It is this middle sort of measure, Time as the measure of its participants, which is important for us here.

Time measures the duration of the life of its participants. More importantly, Time measures their circular activity, most prominently the orbits of the planets, and the circular activity of the soul of the cosmos and partial souls.15 Time brings itself to imitate Eternity, because as Eternity is comprehensive of the intelligible genera, Time is comprehensive of its participants. But it also brings temporal things themselves into a closer imitation of the intelligibles. Things in Time do not share in the permanence and unchanging identity of the intelligibles, but through their circular revolutions and periodic returns to their beginning points they imitate this intelligible immobile permanence (Proclus, In Timaeum III.20.00-21.05). Circular motion is in one sense motion, but in another sense it is a being at rest, because what is in motion always returns to its point of origin. In a certain sense, moreover, circular motion has no beginning point. One might think of a planet as desiring the rest of the centre of the circle which is its orbit, but being unable to attain that rest, it imitates it by its unbroken circling motion. By contrast, rectilinear motion leaves its point of departure never to approach it again. However, Time also embraces rectilinear motion, because even that which is below things which move in a circle are measured by their duration. For this reason Proclus says that Time is said to move in a spiral (helikoeide), because the spiral embraces in one single Form both the circular and the rectilinear (Proclus, In Timaeum III.21.02-05).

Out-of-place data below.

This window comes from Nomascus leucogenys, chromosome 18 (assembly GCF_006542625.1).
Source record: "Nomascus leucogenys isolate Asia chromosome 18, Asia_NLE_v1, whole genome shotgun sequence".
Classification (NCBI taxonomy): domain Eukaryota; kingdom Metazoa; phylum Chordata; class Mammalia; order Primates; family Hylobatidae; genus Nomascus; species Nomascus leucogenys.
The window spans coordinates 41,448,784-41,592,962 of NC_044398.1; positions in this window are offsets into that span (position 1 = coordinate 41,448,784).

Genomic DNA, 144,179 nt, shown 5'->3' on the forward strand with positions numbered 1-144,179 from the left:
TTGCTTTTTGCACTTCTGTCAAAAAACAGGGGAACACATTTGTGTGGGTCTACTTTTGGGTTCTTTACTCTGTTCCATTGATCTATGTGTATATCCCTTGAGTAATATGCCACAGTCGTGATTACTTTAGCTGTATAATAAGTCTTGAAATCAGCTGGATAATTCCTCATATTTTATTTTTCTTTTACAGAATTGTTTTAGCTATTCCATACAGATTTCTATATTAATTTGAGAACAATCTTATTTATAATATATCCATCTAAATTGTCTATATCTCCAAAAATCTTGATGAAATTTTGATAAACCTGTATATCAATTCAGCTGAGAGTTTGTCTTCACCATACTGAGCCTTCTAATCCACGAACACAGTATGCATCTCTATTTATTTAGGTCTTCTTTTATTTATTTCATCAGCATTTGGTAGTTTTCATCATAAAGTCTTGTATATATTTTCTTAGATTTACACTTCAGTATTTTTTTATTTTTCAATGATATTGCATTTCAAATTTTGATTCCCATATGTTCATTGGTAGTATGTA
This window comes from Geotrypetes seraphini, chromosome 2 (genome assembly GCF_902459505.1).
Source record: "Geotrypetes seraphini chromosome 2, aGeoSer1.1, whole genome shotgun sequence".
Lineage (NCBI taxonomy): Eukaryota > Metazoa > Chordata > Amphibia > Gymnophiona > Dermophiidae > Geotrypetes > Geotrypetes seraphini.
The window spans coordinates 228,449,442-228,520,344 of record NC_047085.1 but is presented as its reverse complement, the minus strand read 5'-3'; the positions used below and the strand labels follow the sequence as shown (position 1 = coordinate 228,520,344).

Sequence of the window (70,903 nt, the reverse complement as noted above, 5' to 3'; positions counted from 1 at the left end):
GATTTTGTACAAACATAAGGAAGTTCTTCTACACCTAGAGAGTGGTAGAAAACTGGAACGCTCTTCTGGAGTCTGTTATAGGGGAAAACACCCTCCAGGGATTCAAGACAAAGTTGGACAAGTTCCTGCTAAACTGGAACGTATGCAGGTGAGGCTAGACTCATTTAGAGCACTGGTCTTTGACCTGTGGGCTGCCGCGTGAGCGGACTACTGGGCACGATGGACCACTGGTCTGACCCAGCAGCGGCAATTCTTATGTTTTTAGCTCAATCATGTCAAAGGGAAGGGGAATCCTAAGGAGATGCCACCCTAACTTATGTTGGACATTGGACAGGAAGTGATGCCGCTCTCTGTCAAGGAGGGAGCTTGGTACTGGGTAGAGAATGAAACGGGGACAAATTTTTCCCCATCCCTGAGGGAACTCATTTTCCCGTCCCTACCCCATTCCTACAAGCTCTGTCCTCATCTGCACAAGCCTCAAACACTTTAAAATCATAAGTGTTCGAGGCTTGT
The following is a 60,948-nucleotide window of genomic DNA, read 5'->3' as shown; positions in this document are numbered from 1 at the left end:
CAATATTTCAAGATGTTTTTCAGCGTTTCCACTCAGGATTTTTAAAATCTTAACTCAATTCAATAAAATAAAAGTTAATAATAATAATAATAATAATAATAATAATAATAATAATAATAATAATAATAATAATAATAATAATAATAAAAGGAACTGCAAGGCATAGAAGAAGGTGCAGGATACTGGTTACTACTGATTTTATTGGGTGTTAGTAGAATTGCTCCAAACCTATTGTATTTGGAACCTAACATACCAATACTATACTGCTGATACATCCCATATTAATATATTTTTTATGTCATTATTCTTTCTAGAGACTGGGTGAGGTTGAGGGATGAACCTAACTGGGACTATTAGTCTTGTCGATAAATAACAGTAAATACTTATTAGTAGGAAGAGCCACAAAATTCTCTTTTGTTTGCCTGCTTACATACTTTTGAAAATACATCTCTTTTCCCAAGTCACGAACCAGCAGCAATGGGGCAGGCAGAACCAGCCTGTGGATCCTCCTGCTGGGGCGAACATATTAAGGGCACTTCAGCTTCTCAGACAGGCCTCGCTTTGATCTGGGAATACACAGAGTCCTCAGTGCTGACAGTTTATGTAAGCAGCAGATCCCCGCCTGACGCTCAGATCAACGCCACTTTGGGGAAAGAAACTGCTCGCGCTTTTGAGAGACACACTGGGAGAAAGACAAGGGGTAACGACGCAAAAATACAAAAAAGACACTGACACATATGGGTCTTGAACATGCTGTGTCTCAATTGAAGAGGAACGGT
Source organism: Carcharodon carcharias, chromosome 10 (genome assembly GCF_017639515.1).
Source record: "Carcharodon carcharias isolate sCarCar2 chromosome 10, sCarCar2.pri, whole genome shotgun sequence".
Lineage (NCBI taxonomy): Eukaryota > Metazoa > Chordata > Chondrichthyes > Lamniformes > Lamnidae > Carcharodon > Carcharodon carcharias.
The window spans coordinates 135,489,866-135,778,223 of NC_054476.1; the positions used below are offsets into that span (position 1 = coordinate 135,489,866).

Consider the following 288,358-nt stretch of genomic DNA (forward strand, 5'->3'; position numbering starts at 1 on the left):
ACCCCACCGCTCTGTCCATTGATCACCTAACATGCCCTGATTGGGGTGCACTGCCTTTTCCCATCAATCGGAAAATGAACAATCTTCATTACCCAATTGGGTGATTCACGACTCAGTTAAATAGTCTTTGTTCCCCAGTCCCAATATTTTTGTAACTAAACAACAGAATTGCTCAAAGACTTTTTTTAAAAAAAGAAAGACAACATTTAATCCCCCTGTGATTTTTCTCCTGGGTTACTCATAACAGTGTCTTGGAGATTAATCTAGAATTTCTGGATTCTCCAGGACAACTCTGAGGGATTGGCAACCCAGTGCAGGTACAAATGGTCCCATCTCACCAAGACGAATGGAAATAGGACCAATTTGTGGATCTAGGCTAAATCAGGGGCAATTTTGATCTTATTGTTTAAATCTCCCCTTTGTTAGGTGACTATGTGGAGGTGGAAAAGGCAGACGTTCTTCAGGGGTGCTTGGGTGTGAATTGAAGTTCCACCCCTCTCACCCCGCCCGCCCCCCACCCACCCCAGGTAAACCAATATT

This measurement of the periodic energeiai of things is the primary sense of Time for Proclus. Time perfects things, and brings them to imitate the intelligible paradigms by measuring their periodic revolution around itself. Proclus does concede that we have another sort of measurement of Time, in our marking of the passage of Time. But the sort of measuring which we do, and which we normally consider to be Time in the primary sense, is performed with a certain notion (ennoia) which is only "about" Time and is not Time itself (touta gar he ennoia drai he peri chronou kai ouk autos ho chronos) (Proclus, In Timaeum III.20.02-03). If Time is to be the measure of our motion, it certainly could not be an ennoia which is in us. Even the motions of the heavenly bodies, which we think of as marking Time, are not the primary measure, because they themselves are also measured. They have determinate periods to their circular energeiai. The primary measure must be the monad of Time itself, which is a moving image of Eternity. "Image" because it embraces its participants with its number in the way Eternity embraces the intelligibles with its unity, and "moving" because its participants are in motion, although it itself is at rest.